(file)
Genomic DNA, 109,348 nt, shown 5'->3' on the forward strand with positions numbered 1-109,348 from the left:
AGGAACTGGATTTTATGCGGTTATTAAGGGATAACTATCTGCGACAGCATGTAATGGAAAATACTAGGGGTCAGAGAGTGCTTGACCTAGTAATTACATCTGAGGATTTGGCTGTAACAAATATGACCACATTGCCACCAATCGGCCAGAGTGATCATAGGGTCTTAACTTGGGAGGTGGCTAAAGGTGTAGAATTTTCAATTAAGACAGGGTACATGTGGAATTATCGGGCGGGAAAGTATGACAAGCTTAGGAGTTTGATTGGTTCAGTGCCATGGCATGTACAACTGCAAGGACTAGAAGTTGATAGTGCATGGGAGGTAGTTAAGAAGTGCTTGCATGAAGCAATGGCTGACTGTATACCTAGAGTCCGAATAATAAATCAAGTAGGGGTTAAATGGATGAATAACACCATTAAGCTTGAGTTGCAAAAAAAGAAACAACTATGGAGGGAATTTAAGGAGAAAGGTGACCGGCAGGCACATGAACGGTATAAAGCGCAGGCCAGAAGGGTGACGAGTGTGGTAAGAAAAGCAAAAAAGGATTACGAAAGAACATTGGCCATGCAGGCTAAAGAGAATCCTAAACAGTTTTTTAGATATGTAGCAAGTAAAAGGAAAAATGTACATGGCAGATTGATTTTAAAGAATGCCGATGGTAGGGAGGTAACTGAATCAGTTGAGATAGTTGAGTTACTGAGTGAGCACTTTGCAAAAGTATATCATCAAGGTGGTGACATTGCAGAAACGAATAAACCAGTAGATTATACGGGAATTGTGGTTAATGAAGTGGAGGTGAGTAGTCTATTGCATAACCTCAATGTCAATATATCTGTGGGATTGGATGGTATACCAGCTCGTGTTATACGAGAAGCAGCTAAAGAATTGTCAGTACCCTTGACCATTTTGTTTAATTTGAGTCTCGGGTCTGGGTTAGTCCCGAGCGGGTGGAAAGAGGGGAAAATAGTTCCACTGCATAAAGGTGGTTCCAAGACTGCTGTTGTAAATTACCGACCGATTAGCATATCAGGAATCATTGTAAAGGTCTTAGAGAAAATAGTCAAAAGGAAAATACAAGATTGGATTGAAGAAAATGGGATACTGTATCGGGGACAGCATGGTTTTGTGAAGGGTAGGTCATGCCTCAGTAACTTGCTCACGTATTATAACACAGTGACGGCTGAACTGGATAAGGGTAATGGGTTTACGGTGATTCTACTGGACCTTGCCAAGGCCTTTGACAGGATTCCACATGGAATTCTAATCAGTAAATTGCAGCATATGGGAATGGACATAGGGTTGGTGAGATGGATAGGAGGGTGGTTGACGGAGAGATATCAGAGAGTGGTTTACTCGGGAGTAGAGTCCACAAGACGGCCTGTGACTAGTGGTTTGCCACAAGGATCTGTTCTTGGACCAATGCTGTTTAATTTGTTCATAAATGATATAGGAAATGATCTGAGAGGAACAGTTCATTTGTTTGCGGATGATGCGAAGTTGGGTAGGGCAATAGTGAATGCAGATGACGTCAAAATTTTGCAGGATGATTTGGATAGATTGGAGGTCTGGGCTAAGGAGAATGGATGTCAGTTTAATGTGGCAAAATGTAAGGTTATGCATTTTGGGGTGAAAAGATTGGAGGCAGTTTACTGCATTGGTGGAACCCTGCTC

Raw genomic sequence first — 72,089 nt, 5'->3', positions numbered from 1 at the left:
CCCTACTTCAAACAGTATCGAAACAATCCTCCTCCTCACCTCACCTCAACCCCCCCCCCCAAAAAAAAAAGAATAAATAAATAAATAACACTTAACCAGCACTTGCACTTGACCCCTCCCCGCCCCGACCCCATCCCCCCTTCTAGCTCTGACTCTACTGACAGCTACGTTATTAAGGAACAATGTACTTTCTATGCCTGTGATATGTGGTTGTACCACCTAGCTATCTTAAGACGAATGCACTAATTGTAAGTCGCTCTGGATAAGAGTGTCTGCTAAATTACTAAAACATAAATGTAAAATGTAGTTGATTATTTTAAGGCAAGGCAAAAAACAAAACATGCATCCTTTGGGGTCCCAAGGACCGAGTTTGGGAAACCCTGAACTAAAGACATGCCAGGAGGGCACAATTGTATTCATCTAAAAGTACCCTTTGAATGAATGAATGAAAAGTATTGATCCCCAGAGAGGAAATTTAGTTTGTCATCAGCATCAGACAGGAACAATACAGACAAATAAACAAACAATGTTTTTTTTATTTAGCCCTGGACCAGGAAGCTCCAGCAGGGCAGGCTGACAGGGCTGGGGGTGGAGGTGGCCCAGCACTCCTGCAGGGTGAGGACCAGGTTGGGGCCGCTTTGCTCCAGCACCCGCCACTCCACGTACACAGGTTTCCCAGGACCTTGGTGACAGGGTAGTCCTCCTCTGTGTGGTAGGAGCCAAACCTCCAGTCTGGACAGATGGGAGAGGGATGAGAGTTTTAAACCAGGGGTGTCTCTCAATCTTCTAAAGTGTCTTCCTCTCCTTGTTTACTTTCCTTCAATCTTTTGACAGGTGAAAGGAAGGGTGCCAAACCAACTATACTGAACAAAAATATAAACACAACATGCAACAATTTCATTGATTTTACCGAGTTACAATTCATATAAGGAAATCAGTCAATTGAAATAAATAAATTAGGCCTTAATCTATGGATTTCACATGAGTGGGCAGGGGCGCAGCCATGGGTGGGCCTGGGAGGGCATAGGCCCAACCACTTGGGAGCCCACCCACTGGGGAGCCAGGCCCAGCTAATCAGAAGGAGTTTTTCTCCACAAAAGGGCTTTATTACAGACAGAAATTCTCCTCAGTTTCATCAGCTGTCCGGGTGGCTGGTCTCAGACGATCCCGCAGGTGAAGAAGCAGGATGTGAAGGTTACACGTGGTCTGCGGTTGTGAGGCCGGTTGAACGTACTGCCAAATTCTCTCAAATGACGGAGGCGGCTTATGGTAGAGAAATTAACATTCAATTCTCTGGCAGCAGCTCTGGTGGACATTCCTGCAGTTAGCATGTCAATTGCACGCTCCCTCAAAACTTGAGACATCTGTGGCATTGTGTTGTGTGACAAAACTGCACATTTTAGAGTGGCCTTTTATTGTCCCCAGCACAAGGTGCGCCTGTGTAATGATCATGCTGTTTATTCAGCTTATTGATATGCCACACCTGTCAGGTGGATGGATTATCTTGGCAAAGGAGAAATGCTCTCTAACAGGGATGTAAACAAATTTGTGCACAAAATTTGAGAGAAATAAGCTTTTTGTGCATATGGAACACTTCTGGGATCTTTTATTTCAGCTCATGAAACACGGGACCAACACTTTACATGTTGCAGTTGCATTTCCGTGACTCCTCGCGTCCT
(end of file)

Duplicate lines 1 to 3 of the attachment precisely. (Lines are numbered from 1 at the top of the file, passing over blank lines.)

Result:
Genomic DNA, 109,348 nt, shown 5'->3' on the forward strand with positions numbered 1-109,348 from the left:
AGGAACTGGATTTTATGCGGTTATTAAGGGATAACTATCTGCGACAGCATGTAATGGAAAATACTAGGGGTCAGAGAGTGCTTGACCTAGTAATTACATCTGAGGATTTGGCTGTAACAAATATGACCACATTGCCACCAATCGGCCAGAGTGATCATAGGGTCTTAACTTGGGAGGTGGCTAAAGGTGTAGAATTTTCAATTAAGACAGGGTACATGTGGAATTATCGGGCGGGAAAGTATGACAAGCTTAGGAGTTTGATTGGTTCAGTGCCATGGCATGTACAACTGCAAGGACTAGAAGTTGATAGTGCATGGGAGGTAGTTAAGAAGTGCTTGCATGAAGCAATGGCTGACTGTATACCTAGAGTCCGAATAATAAATCAAGTAGGGGTTAAATGGATGAATAACACCATTAAGCTTGAGTTGCAAAAAAAGAAACAACTATGGAGGGAATTTAAGGAGAAAGGTGACCGGCAGGCACATGAACGGTATAAAGCGCAGGCCAGAAGGGTGACGAGTGTGGTAAGAAAAGCAAAAAAGGATTACGAAAGAACATTGGCCATGCAGGCTAAAGAGAATCCTAAACAGTTTTTTAGATATGTAGCAAGTAAAAGGAAAAATGTACATGGCAGATTGATTTTAAAGAATGCCGATGGTAGGGAGGTAACTGAATCAGTTGAGATAGTTGAGTTACTGAGTGAGCACTTTGCAAAAGTATATCATCAAGGTGGTGACATTGCAGAAACGAATAAACCAGTAGATTATACGGGAATTGTGGTTAATGAAGTGGAGGTGAGTAGTCTATTGCATAACCTCAATGTCAATATATCTGTGGGATTGGATGGTATACCAGCTCGTGTTATACGAGAAGCAGCTAAAGAATTGTCAGTACCCTTGACCATTTTGTTTAATTTGAGTCTCGGGTCTGGGTTAGTCCCGAGCGGGTGGAAAGAGGGGAAAATAGTTCCACTGCATAAAGGTGGTTCCAAGACTGCTGTTGTAAATTACCGACCGATTAGCATATCAGGAATCATTGTAAAGGTCTTAGAGAAAATAGTCAAAAGGAAAATACAAGATTGGATTGAAGAAAATGGGATACTGTATCGGGGACAGCATGGTTTTGTGAAGGGTAGGTCATGCCTCAGTAACTTGCTCACGTATTATAACACAGTGACGGCTGAACTGGATAAGGGTAATGGGTTTACGGTGATTCTACTGGACCTTGCCAAGGCCTTTGACAGGATTCCACATGGAATTCTAATCAGTAAATTGCAGCATATGGGAATGGACATAGGGTTGGTGAGATGGATAGGAGGGTGGTTGACGGAGAGATATCAGAGAGTGGTTTACTCGGGAGTAGAGTCCACAAGACGGCCTGTGACTAGTGGTTTGCCACAAGGATCTGTTCTTGGACCAATGCTGTTTAATTTGTTCATAAATGATATAGGAAATGATCTGAGAGGAACAGTTCATTTGTTTGCGGATGATGCGAAGTTGGGTAGGGCAATAGTGAATGCAGATGACGTCAAAATTTTGCAGGATGATTTGGATAGATTGGAGGTCTGGGCTAAGGAGAATGGATGTCAGTTTAATGTGGCAAAATGTAAGGTTATGCATTTTGGGGTGAAAAGATTGGAGGCAGTTTACTGCATTGGTGGAACCCTGCTC

Raw genomic sequence first — 72,089 nt, 5'->3', positions numbered from 1 at the left: